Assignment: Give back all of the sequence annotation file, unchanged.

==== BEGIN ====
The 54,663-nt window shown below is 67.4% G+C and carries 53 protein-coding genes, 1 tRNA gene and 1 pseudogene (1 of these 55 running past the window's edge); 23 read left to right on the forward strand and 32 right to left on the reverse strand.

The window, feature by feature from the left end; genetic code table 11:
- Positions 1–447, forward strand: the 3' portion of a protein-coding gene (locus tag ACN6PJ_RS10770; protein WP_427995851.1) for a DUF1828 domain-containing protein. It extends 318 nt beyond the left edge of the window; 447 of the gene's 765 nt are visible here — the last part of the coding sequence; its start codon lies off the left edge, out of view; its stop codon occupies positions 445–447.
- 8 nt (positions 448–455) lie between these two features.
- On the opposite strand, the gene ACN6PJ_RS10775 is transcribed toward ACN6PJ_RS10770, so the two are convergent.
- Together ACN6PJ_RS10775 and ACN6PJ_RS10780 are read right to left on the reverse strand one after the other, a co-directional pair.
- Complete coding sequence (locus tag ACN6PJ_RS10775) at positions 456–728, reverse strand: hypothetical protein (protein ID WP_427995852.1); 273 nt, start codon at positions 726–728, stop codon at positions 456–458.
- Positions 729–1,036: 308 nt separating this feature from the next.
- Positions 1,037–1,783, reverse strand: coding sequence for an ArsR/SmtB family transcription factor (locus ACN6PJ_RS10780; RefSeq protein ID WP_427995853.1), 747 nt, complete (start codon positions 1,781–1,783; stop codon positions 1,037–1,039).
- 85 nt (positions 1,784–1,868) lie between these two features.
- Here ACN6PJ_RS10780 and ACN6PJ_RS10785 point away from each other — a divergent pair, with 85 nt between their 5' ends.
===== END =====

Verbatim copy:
The 54,663-nt window shown below is 67.4% G+C and carries 53 protein-coding genes, 1 tRNA gene and 1 pseudogene (1 of these 55 running past the window's edge); 23 read left to right on the forward strand and 32 right to left on the reverse strand.

The window, feature by feature from the left end; genetic code table 11:
- Positions 1–447, forward strand: the 3' portion of a protein-coding gene (locus tag ACN6PJ_RS10770; protein WP_427995851.1) for a DUF1828 domain-containing protein. It extends 318 nt beyond the left edge of the window; 447 of the gene's 765 nt are visible here — the last part of the coding sequence; its start codon lies off the left edge, out of view; its stop codon occupies positions 445–447.
- 8 nt (positions 448–455) lie between these two features.
- On the opposite strand, the gene ACN6PJ_RS10775 is transcribed toward ACN6PJ_RS10770, so the two are convergent.
- Together ACN6PJ_RS10775 and ACN6PJ_RS10780 are read right to left on the reverse strand one after the other, a co-directional pair.
- Complete coding sequence (locus tag ACN6PJ_RS10775) at positions 456–728, reverse strand: hypothetical protein (protein ID WP_427995852.1); 273 nt, start codon at positions 726–728, stop codon at positions 456–458.
- Positions 729–1,036: 308 nt separating this feature from the next.
- Positions 1,037–1,783, reverse strand: coding sequence for an ArsR/SmtB family transcription factor (locus ACN6PJ_RS10780; RefSeq protein ID WP_427995853.1), 747 nt, complete (start codon positions 1,781–1,783; stop codon positions 1,037–1,039).
- 85 nt (positions 1,784–1,868) lie between these two features.
- Here ACN6PJ_RS10780 and ACN6PJ_RS10785 point away from each other — a divergent pair, with 85 nt between their 5' ends.